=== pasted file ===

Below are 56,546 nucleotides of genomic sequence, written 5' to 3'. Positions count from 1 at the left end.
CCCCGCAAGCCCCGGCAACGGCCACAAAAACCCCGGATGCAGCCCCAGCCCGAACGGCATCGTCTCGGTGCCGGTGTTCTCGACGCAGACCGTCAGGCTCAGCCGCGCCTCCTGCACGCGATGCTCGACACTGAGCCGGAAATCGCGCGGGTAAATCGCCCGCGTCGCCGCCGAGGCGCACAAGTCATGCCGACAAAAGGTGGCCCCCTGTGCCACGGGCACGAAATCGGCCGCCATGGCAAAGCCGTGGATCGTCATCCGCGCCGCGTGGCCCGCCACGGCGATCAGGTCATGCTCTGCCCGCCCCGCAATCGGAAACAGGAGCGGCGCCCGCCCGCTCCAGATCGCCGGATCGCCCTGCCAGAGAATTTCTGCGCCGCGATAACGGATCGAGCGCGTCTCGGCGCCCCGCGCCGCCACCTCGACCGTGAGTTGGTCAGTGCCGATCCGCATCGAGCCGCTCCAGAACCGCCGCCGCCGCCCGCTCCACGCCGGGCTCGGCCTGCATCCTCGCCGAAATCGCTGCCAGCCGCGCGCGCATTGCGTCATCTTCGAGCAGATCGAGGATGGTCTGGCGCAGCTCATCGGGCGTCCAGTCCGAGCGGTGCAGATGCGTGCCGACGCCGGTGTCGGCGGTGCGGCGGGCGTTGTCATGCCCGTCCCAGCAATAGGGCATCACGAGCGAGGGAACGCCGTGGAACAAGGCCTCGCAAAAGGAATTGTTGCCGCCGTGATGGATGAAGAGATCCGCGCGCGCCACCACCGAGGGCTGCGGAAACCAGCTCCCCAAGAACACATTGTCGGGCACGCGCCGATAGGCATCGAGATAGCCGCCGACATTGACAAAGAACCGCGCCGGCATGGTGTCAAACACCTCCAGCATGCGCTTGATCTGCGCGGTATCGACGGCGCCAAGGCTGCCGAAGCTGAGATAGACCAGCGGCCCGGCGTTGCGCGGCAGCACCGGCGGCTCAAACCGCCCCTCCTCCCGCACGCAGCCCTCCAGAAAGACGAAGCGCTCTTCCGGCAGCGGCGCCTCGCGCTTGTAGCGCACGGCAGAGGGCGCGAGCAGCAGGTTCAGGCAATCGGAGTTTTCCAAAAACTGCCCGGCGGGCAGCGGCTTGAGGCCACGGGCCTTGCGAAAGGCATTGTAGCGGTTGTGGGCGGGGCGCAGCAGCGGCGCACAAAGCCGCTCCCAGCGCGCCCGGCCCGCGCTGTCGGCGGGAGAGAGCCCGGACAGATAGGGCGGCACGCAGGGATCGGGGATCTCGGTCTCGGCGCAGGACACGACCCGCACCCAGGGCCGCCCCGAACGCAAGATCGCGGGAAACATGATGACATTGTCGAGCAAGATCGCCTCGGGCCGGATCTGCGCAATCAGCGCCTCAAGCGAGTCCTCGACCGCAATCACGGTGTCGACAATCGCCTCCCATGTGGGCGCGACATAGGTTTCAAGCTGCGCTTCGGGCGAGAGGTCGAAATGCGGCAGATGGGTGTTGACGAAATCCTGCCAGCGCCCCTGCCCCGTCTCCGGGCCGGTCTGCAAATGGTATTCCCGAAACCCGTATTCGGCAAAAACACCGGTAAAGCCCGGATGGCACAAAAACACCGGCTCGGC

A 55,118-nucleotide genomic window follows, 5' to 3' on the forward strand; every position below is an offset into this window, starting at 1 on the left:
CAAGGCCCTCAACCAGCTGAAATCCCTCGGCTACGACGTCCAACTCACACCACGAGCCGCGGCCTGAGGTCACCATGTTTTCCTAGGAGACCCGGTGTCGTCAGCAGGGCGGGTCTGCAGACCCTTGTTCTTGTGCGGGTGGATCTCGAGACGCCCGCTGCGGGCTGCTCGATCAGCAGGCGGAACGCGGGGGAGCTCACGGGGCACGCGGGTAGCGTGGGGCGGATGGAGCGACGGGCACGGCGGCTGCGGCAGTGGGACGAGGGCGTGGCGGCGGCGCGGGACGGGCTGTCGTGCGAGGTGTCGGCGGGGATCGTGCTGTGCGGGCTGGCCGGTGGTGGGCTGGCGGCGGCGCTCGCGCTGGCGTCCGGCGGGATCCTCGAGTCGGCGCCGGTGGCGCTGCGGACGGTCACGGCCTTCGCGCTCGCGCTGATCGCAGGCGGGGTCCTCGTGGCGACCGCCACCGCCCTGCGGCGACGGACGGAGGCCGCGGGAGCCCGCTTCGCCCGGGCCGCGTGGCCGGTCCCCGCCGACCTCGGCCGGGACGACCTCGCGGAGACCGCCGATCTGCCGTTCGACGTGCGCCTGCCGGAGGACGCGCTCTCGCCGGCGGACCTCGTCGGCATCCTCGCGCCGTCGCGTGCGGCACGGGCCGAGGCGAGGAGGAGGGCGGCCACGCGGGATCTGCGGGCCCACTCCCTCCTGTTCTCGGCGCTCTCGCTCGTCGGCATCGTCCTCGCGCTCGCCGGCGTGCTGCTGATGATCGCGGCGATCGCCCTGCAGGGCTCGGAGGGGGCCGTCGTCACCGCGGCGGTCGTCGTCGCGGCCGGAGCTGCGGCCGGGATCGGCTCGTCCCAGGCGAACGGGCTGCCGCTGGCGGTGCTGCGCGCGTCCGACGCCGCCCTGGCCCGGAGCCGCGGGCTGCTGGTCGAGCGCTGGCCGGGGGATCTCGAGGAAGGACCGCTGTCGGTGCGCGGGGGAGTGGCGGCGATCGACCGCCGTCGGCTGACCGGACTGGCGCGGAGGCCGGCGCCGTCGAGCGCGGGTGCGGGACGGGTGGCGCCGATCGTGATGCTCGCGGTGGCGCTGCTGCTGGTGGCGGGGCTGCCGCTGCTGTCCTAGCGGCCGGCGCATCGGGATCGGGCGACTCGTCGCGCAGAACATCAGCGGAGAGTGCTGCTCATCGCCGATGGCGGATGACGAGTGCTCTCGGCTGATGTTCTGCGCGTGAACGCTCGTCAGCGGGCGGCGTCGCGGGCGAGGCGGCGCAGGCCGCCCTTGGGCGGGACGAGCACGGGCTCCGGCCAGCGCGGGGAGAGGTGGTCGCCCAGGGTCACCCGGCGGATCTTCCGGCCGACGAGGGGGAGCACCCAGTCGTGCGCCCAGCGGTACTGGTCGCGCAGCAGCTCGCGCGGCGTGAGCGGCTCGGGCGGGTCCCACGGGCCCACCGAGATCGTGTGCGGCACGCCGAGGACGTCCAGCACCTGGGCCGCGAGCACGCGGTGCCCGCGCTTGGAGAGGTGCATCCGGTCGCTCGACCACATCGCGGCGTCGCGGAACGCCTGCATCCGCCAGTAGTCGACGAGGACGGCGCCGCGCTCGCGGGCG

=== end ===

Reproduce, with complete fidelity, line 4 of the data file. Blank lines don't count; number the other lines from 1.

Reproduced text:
CAAGGCCCTCAACCAGCTGAAATCCCTCGGCTACGACGTCCAACTCACACCACGAGCCGCGGCCTGAGGTCACCATGTTTTCCTAGGAGACCCGGTGTCGTCAGCAGGGCGGGTCTGCAGACCCTTGTTCTTGTGCGGGTGGATCTCGAGACGCCCGCTGCGGGCTGCTCGATCAGCAGGCGGAACGCGGGGGAGCTCACGGGGCACGCGGGTAGCGTGGGGCGGATGGAGCGACGGGCACGGCGGCTGCGGCAGTGGGACGAGGGCGTGGCGGCGGCGCGGGACGGGCTGTCGTGCGAGGTGTCGGCGGGGATCGTGCTGTGCGGGCTGGCCGGTGGTGGGCTGGCGGCGGCGCTCGCGCTGGCGTCCGGCGGGATCCTCGAGTCGGCGCCGGTGGCGCTGCGGACGGTCACGGCCTTCGCGCTCGCGCTGATCGCAGGCGGGGTCCTCGTGGCGACCGCCACCGCCCTGCGGCGACGGACGGAGGCCGCGGGAGCCCGCTTCGCCCGGGCCGCGTGGCCGGTCCCCGCCGACCTCGGCCGGGACGACCTCGCGGAGACCGCCGATCTGCCGTTCGACGTGCGCCTGCCGGAGGACGCGCTCTCGCCGGCGGACCTCGTCGGCATCCTCGCGCCGTCGCGTGCGGCACGGGCCGAGGCGAGGAGGAGGGCGGCCACGCGGGATCTGCGGGCCCACTCCCTCCTGTTCTCGGCGCTCTCGCTCGTCGGCATCGTCCTCGCGCTCGCCGGCGTGCTGCTGATGATCGCGGCGATCGCCCTGCAGGGCTCGGAGGGGGCCGTCGTCACCGCGGCGGTCGTCGTCGCGGCCGGAGCTGCGGCCGGGATCGGCTCGTCCCAGGCGAACGGGCTGCCGCTGGCGGTGCTGCGCGCGTCCGACGCCGCCCTGGCCCGGAGCCGCGGGCTGCTGGTCGAGCGCTGGCCGGGGGATCTCGAGGAAGGACCGCTGTCGGTGCGCGGGGGAGTGGCGGCGATCGACCGCCGTCGGCTGACCGGACTGGCGCGGAGGCCGGCGCCGTCGAGCGCGGGTGCGGGACGGGTGGCGCCGATCGTGATGCTCGCGGTGGCGCTGCTGCTGGTGGCGGGGCTGCCGCTGCTGTCCTAGCGGCCGGCGCATCGGGATCGGGCGACTCGTCGCGCAGAACATCAGCGGAGAGTGCTGCTCATCGCCGATGGCGGATGACGAGTGCTCTCGGCTGATGTTCTGCGCGTGAACGCTCGTCAGCGGGCGGCGTCGCGGGCGAGGCGGCGCAGGCCGCCCTTGGGCGGGACGAGCACGGGCTCCGGCCAGCGCGGGGAGAGGTGGTCGCCCAGGGTCACCCGGCGGATCTTCCGGCCGACGAGGGGGAGCACCCAGTCGTGCGCCCAGCGGTACTGGTCGCGCAGCAGCTCGCGCGGCGTGAGCGGCTCGGGCGGGTCCCACGGGCCCACCGAGATCGTGTGCGGCACGCCGAGGACGTCCAGCACCTGGGCCGCGAGCACGCGGTGCCCGCGCTTGGAGAGGTGCATCCGGTCGCTCGACCACATCGCGGCGTCGCGGAACGCCTGCATCCGCCAGTAGTCGACGAGGACGGCGCCGCGCTCGCGGGCG